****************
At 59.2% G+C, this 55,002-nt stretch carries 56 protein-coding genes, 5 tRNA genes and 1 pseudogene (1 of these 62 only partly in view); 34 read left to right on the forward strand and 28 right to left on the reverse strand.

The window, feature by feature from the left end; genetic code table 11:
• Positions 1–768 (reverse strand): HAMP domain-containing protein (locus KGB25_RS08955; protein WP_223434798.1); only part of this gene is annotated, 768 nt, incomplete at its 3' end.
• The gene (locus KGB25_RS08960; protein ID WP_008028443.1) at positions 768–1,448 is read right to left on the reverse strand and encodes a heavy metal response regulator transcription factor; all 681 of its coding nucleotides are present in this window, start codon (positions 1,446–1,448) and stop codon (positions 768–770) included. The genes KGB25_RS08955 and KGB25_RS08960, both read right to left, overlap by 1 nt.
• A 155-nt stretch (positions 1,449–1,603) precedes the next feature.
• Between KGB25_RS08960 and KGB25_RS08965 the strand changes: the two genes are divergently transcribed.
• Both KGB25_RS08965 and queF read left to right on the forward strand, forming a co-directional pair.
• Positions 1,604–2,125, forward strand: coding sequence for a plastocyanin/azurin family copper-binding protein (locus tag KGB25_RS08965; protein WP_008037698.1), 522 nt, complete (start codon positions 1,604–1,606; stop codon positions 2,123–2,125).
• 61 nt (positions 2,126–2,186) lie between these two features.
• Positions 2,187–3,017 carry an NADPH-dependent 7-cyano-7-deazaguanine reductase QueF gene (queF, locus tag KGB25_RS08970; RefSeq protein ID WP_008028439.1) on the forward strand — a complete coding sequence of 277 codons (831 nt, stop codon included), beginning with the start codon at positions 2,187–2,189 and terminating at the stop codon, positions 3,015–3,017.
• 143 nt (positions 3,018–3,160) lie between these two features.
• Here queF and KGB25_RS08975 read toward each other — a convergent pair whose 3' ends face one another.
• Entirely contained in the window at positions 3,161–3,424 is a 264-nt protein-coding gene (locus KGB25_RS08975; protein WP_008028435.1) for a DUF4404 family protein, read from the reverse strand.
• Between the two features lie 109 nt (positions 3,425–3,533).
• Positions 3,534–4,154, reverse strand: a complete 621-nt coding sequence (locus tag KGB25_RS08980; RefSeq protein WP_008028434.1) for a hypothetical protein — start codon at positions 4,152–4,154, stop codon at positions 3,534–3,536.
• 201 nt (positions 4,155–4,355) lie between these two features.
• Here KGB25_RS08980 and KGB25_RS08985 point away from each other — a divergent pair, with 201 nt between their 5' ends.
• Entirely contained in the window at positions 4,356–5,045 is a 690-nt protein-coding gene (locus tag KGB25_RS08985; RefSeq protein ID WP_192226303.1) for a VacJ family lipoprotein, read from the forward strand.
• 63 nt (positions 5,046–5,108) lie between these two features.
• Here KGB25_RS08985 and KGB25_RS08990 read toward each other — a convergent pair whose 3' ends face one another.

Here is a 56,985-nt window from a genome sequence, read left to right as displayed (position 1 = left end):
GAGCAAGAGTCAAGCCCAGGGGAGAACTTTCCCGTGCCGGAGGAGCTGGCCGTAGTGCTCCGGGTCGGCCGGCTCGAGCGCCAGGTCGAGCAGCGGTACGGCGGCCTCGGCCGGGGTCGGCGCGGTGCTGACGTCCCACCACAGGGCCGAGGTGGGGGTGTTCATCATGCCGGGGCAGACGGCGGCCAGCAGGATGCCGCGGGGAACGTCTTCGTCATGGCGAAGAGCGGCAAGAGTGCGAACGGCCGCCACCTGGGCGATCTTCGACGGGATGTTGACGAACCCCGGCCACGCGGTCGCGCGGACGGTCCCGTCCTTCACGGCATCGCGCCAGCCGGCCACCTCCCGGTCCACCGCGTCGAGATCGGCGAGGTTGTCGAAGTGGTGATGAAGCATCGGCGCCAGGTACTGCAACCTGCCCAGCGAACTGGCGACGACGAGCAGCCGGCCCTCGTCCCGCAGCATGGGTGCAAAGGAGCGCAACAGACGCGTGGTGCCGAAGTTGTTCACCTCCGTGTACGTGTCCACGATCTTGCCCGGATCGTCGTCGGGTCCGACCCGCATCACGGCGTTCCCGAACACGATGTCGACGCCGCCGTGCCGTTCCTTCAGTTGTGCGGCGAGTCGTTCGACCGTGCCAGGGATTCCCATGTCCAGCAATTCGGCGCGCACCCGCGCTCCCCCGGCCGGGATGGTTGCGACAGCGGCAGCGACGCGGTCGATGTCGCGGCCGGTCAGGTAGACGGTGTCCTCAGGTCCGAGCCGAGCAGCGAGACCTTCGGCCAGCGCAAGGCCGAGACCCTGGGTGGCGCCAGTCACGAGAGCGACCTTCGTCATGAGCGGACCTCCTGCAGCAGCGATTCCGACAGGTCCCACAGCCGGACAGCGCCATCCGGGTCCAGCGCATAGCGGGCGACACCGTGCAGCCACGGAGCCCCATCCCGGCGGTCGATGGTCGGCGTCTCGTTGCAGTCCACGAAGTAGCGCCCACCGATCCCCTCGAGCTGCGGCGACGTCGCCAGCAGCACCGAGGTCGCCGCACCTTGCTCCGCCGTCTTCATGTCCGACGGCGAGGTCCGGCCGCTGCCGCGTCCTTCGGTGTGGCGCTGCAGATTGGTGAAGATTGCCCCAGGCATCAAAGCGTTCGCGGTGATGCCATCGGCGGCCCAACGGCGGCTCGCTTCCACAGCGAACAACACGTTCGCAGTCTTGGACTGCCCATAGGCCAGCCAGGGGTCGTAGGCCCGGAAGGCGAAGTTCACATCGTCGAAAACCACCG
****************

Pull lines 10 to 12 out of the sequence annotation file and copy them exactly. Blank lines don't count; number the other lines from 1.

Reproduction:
• Positions 2,187–3,017 carry an NADPH-dependent 7-cyano-7-deazaguanine reductase QueF gene (queF, locus tag KGB25_RS08970; RefSeq protein ID WP_008028439.1) on the forward strand — a complete coding sequence of 277 codons (831 nt, stop codon included), beginning with the start codon at positions 2,187–2,189 and terminating at the stop codon, positions 3,015–3,017.
• 143 nt (positions 3,018–3,160) lie between these two features.
• Here queF and KGB25_RS08975 read toward each other — a convergent pair whose 3' ends face one another.